using (Stream ds = new DeflateStream (s, CompressionMode.Decompress))
  for (byte i = 0; i < 100; i++)
    Console.WriteLine (ds.ReadByte());     // Writes 0 to 99

With DeflateStream, the compressed file is 102 bytes: slightly larger than the original (BrotliStream would compress it to 73 bytes). Compression works poorly with “dense,” nonrepetitive binary data (and worst of all with encrypted data, which lacks regularity by design). It works well with most text files; in the next example, we compress and decompress a text stream composed of 1,000 words chosen randomly from a small sentence with the Brotli algorithm. This also demonstrates chaining a backing store stream, a decorator stream, an adapter (as depicted at the start of the chapter in Figure 15-1), and the use of asynchronous methods:

string[] words = "The quick brown fox jumps over the lazy dog".Split();
Random rand = new Random (0);   // Give it a seed for consistency

using (Stream s = File.Create ("compressed.bin"))
using (Stream ds = new BrotliStream (s, CompressionMode.Compress))
using (TextWriter w = new StreamWriter (ds))
  for (int i = 0; i < 1000; i++)
    await w.WriteAsync (words [rand.Next (words.Length)] + " ");

Console.WriteLine (new FileInfo ("compressed.bin").Length);      // 808

using (Stream s = File.OpenRead ("compressed.bin"))
using (Stream ds = new BrotliStream (s, CompressionMode.Decompress))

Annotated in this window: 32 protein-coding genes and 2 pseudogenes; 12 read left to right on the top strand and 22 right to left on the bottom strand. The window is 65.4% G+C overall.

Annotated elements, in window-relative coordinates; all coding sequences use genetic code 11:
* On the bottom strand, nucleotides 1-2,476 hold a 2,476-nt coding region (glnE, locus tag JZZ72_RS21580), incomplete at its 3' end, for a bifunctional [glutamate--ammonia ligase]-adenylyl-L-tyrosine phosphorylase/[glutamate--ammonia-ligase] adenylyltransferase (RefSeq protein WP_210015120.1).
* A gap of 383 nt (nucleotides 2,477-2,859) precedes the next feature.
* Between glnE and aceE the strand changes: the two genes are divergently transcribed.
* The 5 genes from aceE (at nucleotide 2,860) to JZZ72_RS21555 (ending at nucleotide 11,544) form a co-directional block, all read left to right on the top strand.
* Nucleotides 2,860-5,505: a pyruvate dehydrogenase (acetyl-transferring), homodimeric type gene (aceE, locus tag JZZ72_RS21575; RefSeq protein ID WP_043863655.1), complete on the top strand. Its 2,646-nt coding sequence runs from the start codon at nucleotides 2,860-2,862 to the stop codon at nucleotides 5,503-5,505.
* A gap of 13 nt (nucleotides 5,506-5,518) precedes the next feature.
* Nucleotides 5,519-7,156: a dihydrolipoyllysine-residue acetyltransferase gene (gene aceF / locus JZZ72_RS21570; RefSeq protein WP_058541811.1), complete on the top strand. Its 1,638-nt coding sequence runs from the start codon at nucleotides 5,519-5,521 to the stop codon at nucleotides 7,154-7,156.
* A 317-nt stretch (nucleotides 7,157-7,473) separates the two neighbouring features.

using (TextReader r = new StreamReader (ds))
  Console.Write (await r.ReadToEndAsync());  // Output below:

lazy lazy the fox the quick The brown fox jumps over fox over fox The
brown brown brown over brown quick fox brown dog dog lazy fox dog brown
over fox jumps lazy lazy quick The jumps fox jumps The over jumps dog...

In this case, BrotliStream compresses efficiently to 808 bytes—less than 1 byte per word. (For comparison, DeflateStream compresses the same data to 885 bytes.)

Compressing in Memory

Sometimes, you need to compress entirely in memory. Here’s how to use a MemoryStream for this purpose:

byte[] data = new byte[1000];          // We can expect a good compression
                                       // ratio from an empty array!
var ms = new MemoryStream();
using (Stream ds = new DeflateStream (ms, CompressionMode.Compress))
  ds.Write (data, 0, data.Length);

byte[] compressed = ms.ToArray();
Console.WriteLine (compressed.Length);       // 11

// Decompress back to the data array:
ms = new MemoryStream (compressed);
using (Stream ds = new DeflateStream (ms, CompressionMode.Decompress))
  for (int i = 0; i < 1000; i += ds.Read (data, i, 1000 - i));

The using statement around the DeflateStream closes it in a textbook fashion, flushing any unwritten buffers in the process. This also closes the MemoryStream it wraps—meaning we must then call ToArray to extract its data.

Here’s an alternative that avoids closing the MemoryStream and uses the asynchronous read and write methods:

byte[] data = new byte[1000];

MemoryStream ms = new MemoryStream();
using (Stream ds = new DeflateStream (ms, CompressionMode.Compress, true))
  await ds.WriteAsync (data, 0, data.Length);

Console.WriteLine (ms.Length);             // 113
ms.Position = 0;
using (Stream ds = new DeflateStream (ms, CompressionMode.Decompress))
  for (int i = 0; i < 1000; i += await ds.ReadAsync (data, i, 1000 - i));